Navigating the Notice of Disagreement Process with the Dept. of Veterans Affairs

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It’s time to check in again.

This purpose of today’s blog entry is to help others considering the Notice of Disagreement (NOD) process with the Department of Veterans Affairs. I understand I am not formally employed to help others with this process, so there are some caveats to my guidance. Please keep this information in mind as you consider your options on how to proceed with this process.

Like other veterans, my disability claims process with the VA has not been an easy.

Also like other veterans, I’ve tried using the assistance from DAV (Disabled American Veterans) to build my case, and found–in both instances I’ve worked with DAV–their coordination did not offer any anything I could not do through my own efforts. This latter reality is why in submitting my NOD, I did not reach back to DAV to help me assemble the personal narrative I provided to have the VA.

The best thing to help me navigate this process with the VA was using the research skills I developed during my first graduate program. I went back to the VA’s own publications to see how staff members are informed about their jobs so I could understand how to make my case that the issues I’ve dealt with stem from the circumstances of my first tour in Iraq. Different types of publications are available at va.gov. Since my concern is about an entitlement to pay for my medical care routine I looked at Compensation & Pension Materials.

It is important to recognize when using a website as a tool, there are always moving parts so anything I share might not be the correct hyperlink moving forward. Instead, searching by general terms is likely to be useful to get the most direct route to the information you seek. 

I submitted my Notice of Disagreement back in November 2017, and the website now seems to package information differently from what I could recall from memory. What’s pretty great about what I found now is a section specific to the Adjudication Procedures manual available for review by year at VA Changes By Date. I think this data is important for anyone to peruse because it can be a substantial wait between when a claim is submitted and when the claims examinations occur.

In my case, particularly, the Notice of Disagreement was received by the VA on Nov. 15, 2017 and I received a letter dated August 1, 2018 informing me about the VA’s modernization efforts. The VA rolled out the Rapid Appeals Modernization Program (RAMP) and the letter was an invitation to voluntarily opt-in.

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Retrieved from va.gov

 

In theory, it sounded good but tidbits from the letter made me hesitant to pull my NOD from the queue it was in to the new one for RAMP such as the following information, verbatim from the letter:

“The new law does not take effect until February 2019 at the earliest.”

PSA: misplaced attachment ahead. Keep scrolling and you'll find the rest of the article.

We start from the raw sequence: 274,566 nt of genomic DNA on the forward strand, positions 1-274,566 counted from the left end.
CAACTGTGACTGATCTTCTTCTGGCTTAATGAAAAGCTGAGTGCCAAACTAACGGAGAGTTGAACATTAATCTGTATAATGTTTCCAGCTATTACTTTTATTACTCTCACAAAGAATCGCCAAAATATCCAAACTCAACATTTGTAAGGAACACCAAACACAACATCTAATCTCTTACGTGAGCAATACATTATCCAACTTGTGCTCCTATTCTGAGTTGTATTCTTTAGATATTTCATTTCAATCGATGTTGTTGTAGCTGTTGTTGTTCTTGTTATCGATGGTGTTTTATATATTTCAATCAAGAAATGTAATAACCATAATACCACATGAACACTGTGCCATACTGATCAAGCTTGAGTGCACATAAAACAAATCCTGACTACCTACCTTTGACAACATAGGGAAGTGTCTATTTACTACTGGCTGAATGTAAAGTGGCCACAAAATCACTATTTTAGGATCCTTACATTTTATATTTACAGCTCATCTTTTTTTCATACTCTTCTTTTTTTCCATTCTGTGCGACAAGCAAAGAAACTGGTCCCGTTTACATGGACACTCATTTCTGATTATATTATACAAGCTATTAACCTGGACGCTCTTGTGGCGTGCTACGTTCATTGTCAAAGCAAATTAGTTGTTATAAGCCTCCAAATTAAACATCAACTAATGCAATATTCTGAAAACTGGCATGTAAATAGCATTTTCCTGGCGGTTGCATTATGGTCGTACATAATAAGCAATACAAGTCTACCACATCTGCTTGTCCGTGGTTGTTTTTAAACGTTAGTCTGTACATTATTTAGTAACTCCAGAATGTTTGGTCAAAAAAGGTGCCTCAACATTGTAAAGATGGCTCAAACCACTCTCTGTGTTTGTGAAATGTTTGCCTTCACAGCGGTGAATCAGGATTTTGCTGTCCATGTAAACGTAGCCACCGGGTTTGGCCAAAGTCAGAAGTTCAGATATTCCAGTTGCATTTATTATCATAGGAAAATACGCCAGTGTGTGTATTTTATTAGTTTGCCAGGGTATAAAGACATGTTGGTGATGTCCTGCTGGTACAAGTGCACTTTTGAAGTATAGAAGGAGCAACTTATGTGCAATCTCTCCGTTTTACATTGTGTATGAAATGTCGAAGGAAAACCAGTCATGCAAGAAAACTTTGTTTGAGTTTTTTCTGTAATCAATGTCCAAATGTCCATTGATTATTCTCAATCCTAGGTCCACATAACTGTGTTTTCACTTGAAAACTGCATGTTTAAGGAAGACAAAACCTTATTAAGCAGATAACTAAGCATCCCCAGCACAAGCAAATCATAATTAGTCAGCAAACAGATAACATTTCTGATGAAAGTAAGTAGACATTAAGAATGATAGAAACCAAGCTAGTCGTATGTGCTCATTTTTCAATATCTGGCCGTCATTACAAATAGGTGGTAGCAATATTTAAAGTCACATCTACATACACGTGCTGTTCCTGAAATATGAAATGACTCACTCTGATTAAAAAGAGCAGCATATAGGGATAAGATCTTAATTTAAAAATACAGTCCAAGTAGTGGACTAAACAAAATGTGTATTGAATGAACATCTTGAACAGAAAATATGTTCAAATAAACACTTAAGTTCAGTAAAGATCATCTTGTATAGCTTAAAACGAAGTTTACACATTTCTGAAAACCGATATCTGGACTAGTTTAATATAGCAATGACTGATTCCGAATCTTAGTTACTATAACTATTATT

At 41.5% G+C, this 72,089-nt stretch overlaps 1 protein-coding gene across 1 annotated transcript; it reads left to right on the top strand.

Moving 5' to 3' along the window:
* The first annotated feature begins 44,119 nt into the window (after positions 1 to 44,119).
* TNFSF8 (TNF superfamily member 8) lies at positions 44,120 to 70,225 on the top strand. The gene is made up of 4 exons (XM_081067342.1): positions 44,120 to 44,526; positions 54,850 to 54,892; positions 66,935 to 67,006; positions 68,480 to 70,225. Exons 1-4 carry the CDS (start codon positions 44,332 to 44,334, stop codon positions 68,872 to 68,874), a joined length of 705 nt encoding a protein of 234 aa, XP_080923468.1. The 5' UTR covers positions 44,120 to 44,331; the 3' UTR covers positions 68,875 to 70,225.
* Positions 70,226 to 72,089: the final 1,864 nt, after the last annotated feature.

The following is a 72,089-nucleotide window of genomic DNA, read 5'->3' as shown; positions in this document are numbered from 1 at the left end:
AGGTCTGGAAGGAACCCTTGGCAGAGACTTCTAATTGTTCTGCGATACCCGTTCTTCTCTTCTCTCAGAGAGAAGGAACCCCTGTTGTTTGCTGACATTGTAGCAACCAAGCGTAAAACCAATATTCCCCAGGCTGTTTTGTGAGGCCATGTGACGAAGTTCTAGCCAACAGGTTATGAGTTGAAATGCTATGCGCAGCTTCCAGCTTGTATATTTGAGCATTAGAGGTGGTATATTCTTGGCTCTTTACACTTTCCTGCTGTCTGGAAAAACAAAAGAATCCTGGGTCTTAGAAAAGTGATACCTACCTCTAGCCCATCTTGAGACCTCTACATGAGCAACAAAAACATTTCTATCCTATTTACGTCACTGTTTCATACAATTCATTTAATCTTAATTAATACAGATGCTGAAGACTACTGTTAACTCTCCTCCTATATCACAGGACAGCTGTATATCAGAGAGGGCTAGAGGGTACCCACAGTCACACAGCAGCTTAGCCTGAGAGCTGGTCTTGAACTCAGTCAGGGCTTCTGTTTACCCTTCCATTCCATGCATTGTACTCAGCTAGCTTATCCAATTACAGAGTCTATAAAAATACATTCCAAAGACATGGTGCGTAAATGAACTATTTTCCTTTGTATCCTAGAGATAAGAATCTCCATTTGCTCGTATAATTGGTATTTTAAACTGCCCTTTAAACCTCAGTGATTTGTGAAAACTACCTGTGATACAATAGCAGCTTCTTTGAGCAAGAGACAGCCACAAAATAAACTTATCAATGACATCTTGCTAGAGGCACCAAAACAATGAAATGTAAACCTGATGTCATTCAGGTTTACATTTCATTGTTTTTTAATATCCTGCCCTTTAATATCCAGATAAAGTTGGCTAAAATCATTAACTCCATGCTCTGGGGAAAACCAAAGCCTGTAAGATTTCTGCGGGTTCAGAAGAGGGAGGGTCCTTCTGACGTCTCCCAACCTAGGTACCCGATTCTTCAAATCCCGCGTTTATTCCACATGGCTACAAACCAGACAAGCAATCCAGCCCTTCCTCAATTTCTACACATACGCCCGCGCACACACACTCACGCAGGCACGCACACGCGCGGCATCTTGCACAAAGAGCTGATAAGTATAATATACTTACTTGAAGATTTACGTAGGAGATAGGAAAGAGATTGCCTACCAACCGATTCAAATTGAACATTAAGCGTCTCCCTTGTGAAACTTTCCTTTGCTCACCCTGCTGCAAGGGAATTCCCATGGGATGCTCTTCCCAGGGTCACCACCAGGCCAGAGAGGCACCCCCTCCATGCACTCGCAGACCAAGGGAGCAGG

And from the Fact Sheet provided with the letter was this not so little detail on “What It Means to Opt-In”:

“[Y]ou will have the ability to appeal to the Board if you determine that further review of VA’s decision is necessary. However, the Board will not process your appeal under the new streamlined process until no earlier than October 2018.”

Since it sounded like I could end up with a longer wait time by opting in to RAMP, I waited out the queue I started with, much like one might decide to stay in the checkout line one started with at the grocery store. It is what it is, and since there is no VA equivalent to the Domino’s Pizza Tracker (shown below for those who have never ordered Domino’s Pizza in the last few years or live in nations without Domino’s) I was largely in the dark about how things progressed.

It is important to note with a vets.gov account, you can “track” your claim but it is not robust in the fact you can see when your “order” was made and who made your “order” and things of that nature like you would with the Domino’s Pizza tracker.

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Here’s what my account showed recently:

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I am sharing this image to show the VA is taking steps to improve the process for veterans. This reality is good for all stakeholders involved, but it was truly a long wait.

  • NOD was received by the VA on November 15, 2017
  • Two claims examinations were set up June 13, 2019
    • Here’s a really important step. I was not stuck with a new claims examination appointment with the VA. I was contacted by a company called QTC Medical Services, Inc.
      • The goal was originally to set up my two claims appointments for the same day, which I could not manage with my work schedule.
  • First claims appointment: June 21, 2019
  • Second claims appointment: June 25, 2019
    • Here’s another important change to the process. I was reimbursed travel expenses and this was made evident to me prior to my appointments.
    • The rate of reimbursement  was 41.5 per mile.
      • My first appointment was only 9 miles from my home, but my second was 40 miles away.
    • I was given a questionnaire specific to each claims examination to complete beforehand and brought that documentation with me to my appointment, plus a copy of medical records that only became available to me after I mailed in my Notice of Disagreement.
  • After my appointments, I waited.